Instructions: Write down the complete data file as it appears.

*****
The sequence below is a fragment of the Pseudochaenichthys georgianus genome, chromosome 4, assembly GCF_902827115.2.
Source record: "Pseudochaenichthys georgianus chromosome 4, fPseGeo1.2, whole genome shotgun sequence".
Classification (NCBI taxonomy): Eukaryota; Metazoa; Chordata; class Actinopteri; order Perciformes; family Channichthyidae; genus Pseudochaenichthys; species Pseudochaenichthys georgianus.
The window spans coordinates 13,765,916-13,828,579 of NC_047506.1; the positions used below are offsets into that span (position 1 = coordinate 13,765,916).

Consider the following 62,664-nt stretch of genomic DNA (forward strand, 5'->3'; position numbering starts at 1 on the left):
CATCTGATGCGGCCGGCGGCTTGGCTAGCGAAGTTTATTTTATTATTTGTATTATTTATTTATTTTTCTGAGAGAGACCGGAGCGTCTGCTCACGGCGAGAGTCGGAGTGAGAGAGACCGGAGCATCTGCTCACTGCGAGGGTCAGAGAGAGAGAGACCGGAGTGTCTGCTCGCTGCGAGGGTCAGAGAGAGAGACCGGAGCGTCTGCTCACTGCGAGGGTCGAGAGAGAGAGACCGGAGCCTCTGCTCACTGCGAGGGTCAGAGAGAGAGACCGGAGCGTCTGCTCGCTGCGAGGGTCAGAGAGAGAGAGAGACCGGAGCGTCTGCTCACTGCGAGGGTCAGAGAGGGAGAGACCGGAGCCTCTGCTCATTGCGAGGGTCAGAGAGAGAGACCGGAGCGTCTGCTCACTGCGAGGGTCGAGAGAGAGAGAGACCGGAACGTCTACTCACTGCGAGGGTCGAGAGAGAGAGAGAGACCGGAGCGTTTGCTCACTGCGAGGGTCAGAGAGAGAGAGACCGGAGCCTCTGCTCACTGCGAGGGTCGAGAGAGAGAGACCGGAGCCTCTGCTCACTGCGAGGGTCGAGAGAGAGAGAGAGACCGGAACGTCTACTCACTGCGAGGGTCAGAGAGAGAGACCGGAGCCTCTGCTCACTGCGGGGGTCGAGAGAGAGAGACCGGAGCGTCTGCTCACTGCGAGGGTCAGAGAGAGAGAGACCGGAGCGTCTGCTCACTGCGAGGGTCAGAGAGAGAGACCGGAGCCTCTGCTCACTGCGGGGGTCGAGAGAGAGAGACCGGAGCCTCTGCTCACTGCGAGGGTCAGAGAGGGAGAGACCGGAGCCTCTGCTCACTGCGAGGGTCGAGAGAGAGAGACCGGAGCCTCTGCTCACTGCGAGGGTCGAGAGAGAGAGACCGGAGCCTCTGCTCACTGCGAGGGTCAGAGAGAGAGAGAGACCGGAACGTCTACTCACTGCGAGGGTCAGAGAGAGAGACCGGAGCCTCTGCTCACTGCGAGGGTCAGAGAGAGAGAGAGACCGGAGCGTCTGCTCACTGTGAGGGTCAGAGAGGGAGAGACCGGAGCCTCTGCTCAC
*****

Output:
The sequence below is a fragment of the Pseudochaenichthys georgianus genome, chromosome 4, assembly GCF_902827115.2.
Source record: "Pseudochaenichthys georgianus chromosome 4, fPseGeo1.2, whole genome shotgun sequence".
Classification (NCBI taxonomy): Eukaryota; Metazoa; Chordata; class Actinopteri; order Perciformes; family Channichthyidae; genus Pseudochaenichthys; species Pseudochaenichthys georgianus.
The window spans coordinates 13,765,916-13,828,579 of NC_047506.1; the positions used below are offsets into that span (position 1 = coordinate 13,765,916).

Consider the following 62,664-nt stretch of genomic DNA (forward strand, 5'->3'; position numbering starts at 1 on the left):
CATCTGATGCGGCCGGCGGCTTGGCTAGCGAAGTTTATTTTATTATTTGTATTATTTATTTATTTTTCTGAGAGAGACCGGAGCGTCTGCTCACGGCGAGAGTCGGAGTGAGAGAGACCGGAGCATCTGCTCACTGCGAGGGTCAGAGAGAGAGAGACCGGAGTGTCTGCTCGCTGCGAGGGTCAGAGAGAGAGACCGGAGCGTCTGCTCACTGCGAGGGTCGAGAGAGAGAGACCGGAGCCTCTGCTCACTGCGAGGGTCAGAGAGAGAGACCGGAGCGTCTGCTCGCTGCGAGGGTCAGAGAGAGAGAGAGACCGGAGCGTCTGCTCACTGCGAGGGTCAGAGAGGGAGAGACCGGAGCCTCTGCTCATTGCGAGGGTCAGAGAGAGAGACCGGAGCGTCTGCTCACTGCGAGGGTCGAGAGAGAGAGAGACCGGAACGTCTACTCACTGCGAGGGTCGAGAGAGAGAGAGAGACCGGAGCGTTTGCTCACTGCGAGGGTCAGAGAGAGAGAGACCGGAGCCTCTGCTCACTGCGAGGGTCGAGAGAGAGAGACCGGAGCCTCTGCTCACTGCGAGGGTCGAGAGAGAGAGAGAGACCGGAACGTCTACTCACTGCGAGGGTCAGAGAGAGAGACCGGAGCCTCTGCTCACTGCGGGGGTCGAGAGAGAGAGACCGGAGCGTCTGCTCACTGCGAGGGTCAGAGAGAGAGAGACCGGAGCGTCTGCTCACTGCGAGGGTCAGAGAGAGAGACCGGAGCCTCTGCTCACTGCGGGGGTCGAGAGAGAGAGACCGGAGCCTCTGCTCACTGCGAGGGTCAGAGAGGGAGAGACCGGAGCCTCTGCTCACTGCGAGGGTCGAGAGAGAGAGACCGGAGCCTCTGCTCACTGCGAGGGTCGAGAGAGAGAGACCGGAGCCTCTGCTCACTGCGAGGGTCAGAGAGAGAGAGAGACCGGAACGTCTACTCACTGCGAGGGTCAGAGAGAGAGACCGGAGCCTCTGCTCACTGCGAGGGTCAGAGAGAGAGAGAGACCGGAGCGTCTGCTCACTGTGAGGGTCAGAGAGGGAGAGACCGGAGCCTCTGCTCAC